When I go partying in Berlin or Paris, I always feel that people take their freedom for granted because it’s normal for them. In Ukraine, it’s totally different. When Ukrainians go to Kyrylivska Street, they don’t take this freedom for granted because outside of that street they can’t be themselves in the same way. That’s the main difference.

There’s an information explosion for those escaping Ukraine. It’s really stressful trying to find accurate information about borders, buses and trains”

∄ closed its doors on 24th February, when Russia invaded Ukraine. What were those weeks leading up to the invasion like?

There was this pressure growing and growing. We were still having parties every weekend and every Monday we had to make a hard decision. Should we continue? We didn’t want to put artists in danger. On the Saturday before the invasion, we had our last party. We didn’t know it would be our last. Justine Perry, Kangding Ray, Nastya Vogan and Philipp Markovich were playing. I don’t often go to our parties, but I did this time so that I could say thanks to the artists.

There was this feeling in the air. It had more meaning, more power than ever before. It was so warm; there was so much love there.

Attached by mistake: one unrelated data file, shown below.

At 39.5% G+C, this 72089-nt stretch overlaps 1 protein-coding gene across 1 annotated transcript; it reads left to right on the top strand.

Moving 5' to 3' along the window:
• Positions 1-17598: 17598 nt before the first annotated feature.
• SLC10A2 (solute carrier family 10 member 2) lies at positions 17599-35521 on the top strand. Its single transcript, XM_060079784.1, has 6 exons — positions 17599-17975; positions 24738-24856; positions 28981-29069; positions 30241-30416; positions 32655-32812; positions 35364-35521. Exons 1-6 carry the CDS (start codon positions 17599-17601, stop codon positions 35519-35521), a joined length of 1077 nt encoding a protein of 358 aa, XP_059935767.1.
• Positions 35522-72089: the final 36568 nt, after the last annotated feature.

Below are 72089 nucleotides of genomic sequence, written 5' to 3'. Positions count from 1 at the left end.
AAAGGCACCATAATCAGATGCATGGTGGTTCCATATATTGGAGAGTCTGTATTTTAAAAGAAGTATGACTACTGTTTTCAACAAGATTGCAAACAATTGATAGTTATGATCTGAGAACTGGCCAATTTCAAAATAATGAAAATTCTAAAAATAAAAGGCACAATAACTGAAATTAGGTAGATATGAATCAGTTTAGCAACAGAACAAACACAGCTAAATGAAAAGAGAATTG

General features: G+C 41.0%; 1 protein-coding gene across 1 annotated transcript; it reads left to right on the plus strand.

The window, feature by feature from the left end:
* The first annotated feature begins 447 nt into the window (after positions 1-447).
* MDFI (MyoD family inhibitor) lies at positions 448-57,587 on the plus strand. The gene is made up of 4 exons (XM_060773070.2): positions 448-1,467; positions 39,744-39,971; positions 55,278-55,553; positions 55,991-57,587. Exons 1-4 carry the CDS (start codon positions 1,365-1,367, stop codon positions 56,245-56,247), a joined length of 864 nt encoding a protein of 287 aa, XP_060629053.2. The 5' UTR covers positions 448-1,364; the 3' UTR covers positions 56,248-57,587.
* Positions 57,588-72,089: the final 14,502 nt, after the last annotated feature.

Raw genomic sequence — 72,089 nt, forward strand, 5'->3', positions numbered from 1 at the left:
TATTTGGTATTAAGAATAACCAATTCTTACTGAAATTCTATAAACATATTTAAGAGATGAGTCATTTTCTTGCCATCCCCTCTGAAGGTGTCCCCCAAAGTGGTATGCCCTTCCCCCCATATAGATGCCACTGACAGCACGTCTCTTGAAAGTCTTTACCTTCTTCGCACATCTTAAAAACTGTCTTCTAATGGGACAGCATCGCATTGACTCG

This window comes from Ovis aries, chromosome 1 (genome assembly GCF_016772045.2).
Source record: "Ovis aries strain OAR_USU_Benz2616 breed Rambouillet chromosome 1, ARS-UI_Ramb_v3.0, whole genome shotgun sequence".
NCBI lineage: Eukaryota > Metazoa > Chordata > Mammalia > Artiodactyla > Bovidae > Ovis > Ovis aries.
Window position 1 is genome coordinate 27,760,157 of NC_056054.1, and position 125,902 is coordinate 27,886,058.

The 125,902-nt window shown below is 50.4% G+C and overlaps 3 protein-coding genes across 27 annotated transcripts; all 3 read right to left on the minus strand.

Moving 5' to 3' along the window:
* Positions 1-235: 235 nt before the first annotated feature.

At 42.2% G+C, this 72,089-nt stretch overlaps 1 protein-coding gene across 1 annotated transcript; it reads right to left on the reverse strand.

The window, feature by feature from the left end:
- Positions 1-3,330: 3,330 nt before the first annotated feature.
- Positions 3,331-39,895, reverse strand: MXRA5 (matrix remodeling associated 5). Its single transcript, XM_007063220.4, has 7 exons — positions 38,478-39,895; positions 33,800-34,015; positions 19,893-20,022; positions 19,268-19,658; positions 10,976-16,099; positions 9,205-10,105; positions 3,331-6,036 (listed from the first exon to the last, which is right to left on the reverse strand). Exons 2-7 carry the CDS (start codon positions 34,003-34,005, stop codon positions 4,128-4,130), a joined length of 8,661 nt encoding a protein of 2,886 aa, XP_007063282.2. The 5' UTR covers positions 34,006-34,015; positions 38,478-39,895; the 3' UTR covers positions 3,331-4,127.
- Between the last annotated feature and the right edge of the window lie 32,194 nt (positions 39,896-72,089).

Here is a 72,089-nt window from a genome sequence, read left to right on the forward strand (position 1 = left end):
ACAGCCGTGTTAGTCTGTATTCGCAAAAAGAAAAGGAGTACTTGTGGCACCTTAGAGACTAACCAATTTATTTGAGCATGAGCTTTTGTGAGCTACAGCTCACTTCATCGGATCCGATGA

What did you do when the invasion was announced?

On Thursday 24th, we had a meeting planned to decide whether to cancel events. But we didn’t have that meeting because war started.

I woke up five minutes before my alarm. I’m not sure why. I immediately checked the news and saw that Putin announced his invasion and I was like fuck’. Then five minutes later I heard explosions. I didn’t know what to do. I grabbed my stuff and went straight to the club. Our team met there, and we figured out what to do. A colleague and I left Ukraine by bus and because it was the first day, it was kind of chill for us because not so many people were leaving. We travelled to Lviv and then spent two days trying to find a way to escape to Berlin. We took a 24-hour bus journey and stayed in Lublin, Poland, for one night. It took us five days in total.

Now part of our team is in Berlin, and my family is still in Ukraine. When we first escaped, our brains were fuelled by adrenaline. We felt powerful. But after a week, we had a mental breakdown. I walked through the centre of Berlin, and I saw all these happy tourists taking photos and I just cried because these two realities are so different. I didn’t understand how I could live here in this reality right now. I wanted to go back to Kyiv as I thought I would be more mentally safe there.

But the following week, we launched the campaign and it gave me an emotional push to help others and keep working. I realised it was not the right time to go back.

Why did you develop the Telegram bot?

While we were escaping, we realised many things. There’s an information explosion for those escaping. I got so many messages; it drove me crazy. It’s really stressful trying to find accurate information about borders, buses and trains.

When we came to Germany, we finally had the capacity to help those in Ukraine. We’ve restructured our work. Each team member is responsible for finding out and giving someone in need a certain type of information. We then developed the bot so it can immediately sort people’s requests on Telegram by the type of support they need. We know our resources are limited, so we’ve also launched a fundraising campaign.

You can donate to the ∄ Community Fund here.